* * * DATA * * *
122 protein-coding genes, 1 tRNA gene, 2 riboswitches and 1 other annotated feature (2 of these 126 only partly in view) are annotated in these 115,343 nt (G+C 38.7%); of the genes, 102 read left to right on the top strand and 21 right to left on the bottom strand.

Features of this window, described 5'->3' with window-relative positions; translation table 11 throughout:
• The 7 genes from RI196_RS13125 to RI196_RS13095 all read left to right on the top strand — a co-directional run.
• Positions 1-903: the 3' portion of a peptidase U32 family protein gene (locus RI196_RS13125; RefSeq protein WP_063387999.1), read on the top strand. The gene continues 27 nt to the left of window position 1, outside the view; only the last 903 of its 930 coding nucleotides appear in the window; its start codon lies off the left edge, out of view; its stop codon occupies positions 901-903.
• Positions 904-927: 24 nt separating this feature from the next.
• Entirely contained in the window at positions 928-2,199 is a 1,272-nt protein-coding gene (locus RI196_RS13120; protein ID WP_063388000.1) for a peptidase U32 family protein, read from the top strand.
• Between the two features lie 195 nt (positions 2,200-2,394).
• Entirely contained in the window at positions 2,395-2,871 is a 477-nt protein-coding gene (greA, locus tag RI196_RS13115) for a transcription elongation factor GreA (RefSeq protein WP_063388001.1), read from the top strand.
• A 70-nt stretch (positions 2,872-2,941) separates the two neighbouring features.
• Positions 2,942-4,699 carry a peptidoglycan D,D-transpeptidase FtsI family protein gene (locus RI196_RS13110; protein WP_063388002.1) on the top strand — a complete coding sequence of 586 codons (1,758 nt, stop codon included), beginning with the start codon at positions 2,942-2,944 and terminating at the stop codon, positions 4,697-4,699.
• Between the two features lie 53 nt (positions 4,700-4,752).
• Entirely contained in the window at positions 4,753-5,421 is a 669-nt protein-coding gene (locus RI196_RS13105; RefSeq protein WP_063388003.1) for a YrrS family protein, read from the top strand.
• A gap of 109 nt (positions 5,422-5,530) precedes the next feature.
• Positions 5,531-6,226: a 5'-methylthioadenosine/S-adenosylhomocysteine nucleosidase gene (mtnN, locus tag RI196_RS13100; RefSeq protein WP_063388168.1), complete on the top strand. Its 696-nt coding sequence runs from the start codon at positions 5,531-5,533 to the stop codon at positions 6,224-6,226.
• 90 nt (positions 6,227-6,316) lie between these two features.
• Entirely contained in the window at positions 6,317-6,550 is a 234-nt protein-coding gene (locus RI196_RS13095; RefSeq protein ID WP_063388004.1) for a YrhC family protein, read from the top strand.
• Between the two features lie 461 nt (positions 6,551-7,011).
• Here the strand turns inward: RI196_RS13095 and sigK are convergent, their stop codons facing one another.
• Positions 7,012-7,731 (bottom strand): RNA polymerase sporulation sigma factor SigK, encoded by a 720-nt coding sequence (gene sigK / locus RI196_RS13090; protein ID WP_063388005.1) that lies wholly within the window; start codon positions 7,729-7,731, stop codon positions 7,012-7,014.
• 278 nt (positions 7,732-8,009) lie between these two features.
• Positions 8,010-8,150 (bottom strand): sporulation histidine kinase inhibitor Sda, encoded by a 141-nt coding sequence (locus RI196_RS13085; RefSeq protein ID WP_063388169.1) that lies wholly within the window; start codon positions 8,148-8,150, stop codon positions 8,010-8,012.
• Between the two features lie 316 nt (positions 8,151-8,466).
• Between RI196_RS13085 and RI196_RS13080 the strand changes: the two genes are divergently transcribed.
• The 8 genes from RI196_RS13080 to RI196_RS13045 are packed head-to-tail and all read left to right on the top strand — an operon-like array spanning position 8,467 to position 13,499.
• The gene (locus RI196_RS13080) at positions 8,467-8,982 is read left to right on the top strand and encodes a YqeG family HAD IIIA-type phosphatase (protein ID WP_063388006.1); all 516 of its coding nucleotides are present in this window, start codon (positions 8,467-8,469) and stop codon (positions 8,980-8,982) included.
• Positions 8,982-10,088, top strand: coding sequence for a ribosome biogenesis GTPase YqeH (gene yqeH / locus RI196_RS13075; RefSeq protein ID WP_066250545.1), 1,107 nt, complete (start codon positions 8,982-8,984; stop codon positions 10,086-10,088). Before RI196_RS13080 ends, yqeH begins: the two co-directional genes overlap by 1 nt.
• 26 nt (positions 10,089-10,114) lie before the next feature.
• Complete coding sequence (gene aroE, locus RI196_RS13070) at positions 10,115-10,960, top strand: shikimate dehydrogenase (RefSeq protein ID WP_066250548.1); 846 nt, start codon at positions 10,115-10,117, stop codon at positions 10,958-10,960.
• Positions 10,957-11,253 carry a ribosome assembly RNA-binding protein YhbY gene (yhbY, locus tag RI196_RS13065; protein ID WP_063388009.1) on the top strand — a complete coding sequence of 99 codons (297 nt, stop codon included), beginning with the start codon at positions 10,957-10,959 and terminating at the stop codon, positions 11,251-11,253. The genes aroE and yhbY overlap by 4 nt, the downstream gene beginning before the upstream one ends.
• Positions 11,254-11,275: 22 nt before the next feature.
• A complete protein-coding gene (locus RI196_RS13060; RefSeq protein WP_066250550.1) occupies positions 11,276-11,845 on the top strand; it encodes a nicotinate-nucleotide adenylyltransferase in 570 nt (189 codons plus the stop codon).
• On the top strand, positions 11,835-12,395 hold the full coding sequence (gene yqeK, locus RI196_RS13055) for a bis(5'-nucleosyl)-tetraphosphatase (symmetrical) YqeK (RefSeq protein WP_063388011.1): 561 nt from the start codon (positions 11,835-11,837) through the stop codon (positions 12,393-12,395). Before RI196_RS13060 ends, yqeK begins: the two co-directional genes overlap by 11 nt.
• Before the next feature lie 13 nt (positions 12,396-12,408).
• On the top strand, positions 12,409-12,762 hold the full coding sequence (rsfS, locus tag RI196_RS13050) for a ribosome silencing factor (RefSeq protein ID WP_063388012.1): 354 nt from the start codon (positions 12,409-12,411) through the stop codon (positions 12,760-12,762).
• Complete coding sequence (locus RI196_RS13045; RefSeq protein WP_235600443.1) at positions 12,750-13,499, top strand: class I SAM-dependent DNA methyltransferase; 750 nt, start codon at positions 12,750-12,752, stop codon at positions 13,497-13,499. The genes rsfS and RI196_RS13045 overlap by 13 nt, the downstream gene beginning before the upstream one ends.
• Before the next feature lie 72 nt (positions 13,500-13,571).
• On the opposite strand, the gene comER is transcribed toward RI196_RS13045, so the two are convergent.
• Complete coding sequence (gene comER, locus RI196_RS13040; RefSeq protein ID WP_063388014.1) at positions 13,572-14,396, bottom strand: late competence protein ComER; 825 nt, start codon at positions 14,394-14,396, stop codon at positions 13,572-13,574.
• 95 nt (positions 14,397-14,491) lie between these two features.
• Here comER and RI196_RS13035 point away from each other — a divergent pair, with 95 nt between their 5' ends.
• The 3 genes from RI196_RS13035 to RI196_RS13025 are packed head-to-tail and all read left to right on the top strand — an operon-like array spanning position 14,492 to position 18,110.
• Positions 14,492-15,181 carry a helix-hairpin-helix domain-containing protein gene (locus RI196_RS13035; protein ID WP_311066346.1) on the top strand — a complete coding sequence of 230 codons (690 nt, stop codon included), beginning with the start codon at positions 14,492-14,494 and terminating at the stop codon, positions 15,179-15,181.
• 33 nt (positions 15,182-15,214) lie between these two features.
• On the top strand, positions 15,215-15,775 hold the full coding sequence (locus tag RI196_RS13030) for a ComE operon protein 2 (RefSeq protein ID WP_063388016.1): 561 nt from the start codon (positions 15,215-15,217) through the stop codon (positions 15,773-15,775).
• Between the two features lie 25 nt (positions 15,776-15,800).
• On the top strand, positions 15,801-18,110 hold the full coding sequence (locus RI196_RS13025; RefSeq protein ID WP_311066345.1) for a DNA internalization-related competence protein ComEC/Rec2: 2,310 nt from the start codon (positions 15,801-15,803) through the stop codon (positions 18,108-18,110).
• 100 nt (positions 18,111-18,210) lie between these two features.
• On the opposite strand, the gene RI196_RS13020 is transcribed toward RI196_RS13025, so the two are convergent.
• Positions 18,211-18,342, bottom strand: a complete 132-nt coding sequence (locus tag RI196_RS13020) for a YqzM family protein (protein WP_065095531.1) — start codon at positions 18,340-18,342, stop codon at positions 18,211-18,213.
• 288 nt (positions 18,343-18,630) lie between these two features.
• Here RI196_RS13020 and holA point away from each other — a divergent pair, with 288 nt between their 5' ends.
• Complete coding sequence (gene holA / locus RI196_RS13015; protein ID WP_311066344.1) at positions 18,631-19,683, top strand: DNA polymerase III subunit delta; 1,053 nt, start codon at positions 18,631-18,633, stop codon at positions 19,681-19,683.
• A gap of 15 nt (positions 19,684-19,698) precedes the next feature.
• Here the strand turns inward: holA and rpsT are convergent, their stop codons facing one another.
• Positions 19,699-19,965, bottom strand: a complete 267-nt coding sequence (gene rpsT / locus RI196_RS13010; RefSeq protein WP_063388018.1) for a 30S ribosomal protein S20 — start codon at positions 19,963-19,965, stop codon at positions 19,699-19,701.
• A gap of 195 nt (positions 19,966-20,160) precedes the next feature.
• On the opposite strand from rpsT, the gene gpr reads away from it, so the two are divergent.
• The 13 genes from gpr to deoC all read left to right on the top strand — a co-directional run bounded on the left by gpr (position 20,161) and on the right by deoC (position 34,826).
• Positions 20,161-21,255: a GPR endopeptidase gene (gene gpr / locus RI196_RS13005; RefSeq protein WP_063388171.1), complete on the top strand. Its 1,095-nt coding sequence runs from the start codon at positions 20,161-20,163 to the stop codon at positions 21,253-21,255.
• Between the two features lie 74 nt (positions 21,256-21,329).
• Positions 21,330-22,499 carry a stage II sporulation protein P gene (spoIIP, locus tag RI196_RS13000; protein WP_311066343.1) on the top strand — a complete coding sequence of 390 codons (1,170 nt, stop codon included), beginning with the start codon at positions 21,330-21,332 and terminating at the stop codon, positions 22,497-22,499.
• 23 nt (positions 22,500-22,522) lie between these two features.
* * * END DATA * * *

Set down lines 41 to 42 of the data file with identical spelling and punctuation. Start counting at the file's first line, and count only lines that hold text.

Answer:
• The 3 genes from RI196_RS13035 to RI196_RS13025 are packed head-to-tail and all read left to right on the top strand — an operon-like array spanning position 14,492 to position 18,110.
• Positions 14,492-15,181 carry a helix-hairpin-helix domain-containing protein gene (locus RI196_RS13035; protein ID WP_311066346.1) on the top strand — a complete coding sequence of 230 codons (690 nt, stop codon included), beginning with the start codon at positions 14,492-14,494 and terminating at the stop codon, positions 15,179-15,181.